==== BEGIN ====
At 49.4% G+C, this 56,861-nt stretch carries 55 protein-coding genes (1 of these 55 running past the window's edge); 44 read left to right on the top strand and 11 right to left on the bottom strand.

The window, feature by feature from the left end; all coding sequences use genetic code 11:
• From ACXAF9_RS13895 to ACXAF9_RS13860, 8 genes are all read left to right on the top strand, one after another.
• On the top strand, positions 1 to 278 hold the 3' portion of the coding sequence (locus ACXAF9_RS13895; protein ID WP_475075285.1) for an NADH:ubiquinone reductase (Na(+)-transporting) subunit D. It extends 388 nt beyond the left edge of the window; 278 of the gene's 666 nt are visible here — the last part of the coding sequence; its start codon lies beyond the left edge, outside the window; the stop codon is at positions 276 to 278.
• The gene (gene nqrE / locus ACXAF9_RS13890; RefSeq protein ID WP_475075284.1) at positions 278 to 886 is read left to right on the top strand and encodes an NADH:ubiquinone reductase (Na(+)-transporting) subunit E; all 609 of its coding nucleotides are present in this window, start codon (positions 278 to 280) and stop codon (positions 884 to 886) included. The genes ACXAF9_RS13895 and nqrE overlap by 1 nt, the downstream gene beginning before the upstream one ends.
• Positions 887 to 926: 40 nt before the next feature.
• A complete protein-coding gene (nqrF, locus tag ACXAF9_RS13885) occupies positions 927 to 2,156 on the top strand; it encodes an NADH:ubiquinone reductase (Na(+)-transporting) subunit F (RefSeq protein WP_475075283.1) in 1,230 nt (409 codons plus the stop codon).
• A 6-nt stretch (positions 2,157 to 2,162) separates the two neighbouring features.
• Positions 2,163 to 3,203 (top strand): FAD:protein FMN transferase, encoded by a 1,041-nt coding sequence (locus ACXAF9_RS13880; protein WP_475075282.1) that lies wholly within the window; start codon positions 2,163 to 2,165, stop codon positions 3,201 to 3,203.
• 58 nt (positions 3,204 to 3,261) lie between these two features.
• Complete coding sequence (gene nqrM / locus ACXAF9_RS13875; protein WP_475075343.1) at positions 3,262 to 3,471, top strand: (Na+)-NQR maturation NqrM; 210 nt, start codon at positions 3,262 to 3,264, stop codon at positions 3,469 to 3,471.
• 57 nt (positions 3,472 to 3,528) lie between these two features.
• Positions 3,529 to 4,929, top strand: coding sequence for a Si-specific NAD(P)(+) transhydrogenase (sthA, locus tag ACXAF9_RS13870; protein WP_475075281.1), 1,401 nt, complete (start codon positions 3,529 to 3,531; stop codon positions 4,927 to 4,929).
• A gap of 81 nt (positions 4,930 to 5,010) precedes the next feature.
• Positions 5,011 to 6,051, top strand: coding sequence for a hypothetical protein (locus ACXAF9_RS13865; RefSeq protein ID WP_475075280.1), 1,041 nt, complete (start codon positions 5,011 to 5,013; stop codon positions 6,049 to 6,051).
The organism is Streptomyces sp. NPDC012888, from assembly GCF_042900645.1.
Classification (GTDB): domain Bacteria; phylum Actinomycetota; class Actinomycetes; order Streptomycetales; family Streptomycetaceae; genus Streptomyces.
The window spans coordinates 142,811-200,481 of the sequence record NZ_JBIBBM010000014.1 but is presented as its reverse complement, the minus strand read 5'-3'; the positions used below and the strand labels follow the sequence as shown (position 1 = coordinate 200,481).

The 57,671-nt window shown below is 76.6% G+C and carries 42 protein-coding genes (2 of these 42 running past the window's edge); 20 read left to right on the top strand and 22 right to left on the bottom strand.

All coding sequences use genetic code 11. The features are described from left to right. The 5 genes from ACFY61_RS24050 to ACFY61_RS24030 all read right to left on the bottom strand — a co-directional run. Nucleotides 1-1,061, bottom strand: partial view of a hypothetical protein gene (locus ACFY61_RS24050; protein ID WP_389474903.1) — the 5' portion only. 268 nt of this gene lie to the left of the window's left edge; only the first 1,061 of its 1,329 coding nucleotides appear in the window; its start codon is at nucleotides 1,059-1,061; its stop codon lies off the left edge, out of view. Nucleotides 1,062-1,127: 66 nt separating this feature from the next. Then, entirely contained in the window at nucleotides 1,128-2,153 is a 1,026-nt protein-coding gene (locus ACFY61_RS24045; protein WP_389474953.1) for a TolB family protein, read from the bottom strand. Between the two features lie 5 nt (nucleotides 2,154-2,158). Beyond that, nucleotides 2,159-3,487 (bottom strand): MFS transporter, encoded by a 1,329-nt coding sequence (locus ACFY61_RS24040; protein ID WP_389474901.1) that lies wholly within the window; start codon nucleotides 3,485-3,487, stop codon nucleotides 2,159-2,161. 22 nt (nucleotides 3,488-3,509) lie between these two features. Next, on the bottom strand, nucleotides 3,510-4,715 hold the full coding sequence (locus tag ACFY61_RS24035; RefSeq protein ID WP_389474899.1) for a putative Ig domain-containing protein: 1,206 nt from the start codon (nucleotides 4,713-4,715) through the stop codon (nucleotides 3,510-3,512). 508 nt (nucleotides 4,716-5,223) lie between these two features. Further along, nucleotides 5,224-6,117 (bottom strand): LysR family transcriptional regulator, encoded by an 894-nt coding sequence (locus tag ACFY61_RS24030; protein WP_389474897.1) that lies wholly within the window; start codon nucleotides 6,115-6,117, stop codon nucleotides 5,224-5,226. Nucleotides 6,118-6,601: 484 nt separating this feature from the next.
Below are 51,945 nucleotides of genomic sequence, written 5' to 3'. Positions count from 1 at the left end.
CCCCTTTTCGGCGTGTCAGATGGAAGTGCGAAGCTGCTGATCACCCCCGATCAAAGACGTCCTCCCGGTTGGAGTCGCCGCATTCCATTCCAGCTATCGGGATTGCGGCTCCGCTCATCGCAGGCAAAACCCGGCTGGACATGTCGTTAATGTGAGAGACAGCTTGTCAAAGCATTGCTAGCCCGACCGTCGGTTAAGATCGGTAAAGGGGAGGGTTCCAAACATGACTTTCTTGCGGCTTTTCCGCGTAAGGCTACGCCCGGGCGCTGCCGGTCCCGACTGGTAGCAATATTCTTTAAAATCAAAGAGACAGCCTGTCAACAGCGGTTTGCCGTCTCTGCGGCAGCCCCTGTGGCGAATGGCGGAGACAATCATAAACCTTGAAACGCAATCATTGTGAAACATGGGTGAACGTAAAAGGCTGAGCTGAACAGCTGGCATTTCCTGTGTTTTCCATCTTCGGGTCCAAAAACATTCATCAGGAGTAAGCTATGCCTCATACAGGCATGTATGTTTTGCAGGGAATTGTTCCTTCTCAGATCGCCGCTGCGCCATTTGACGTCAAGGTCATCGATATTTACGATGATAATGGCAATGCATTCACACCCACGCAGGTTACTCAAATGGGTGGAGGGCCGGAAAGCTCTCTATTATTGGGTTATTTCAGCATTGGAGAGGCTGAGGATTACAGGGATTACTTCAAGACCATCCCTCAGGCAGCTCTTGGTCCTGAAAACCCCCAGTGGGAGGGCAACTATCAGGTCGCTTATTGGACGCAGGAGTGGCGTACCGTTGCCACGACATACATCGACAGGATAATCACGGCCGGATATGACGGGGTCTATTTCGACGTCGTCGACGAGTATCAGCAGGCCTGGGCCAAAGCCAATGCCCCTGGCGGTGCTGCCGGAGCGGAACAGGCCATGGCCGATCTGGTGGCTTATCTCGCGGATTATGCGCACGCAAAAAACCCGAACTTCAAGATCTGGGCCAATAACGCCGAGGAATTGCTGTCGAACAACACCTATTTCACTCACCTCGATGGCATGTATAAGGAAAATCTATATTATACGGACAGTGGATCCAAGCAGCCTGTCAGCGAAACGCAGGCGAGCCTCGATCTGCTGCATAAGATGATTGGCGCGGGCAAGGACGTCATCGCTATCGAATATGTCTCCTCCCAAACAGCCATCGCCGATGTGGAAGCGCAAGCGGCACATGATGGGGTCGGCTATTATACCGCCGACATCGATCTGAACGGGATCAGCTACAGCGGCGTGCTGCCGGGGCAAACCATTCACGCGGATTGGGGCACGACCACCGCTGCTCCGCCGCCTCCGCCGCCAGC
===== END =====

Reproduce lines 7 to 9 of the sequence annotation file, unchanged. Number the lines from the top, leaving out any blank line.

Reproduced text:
• A complete protein-coding gene (nqrF, locus tag ACXAF9_RS13885) occupies positions 927 to 2,156 on the top strand; it encodes an NADH:ubiquinone reductase (Na(+)-transporting) subunit F (RefSeq protein WP_475075283.1) in 1,230 nt (409 codons plus the stop codon).
• A 6-nt stretch (positions 2,157 to 2,162) separates the two neighbouring features.
• Positions 2,163 to 3,203 (top strand): FAD:protein FMN transferase, encoded by a 1,041-nt coding sequence (locus ACXAF9_RS13880; protein WP_475075282.1) that lies wholly within the window; start codon positions 2,163 to 2,165, stop codon positions 3,201 to 3,203.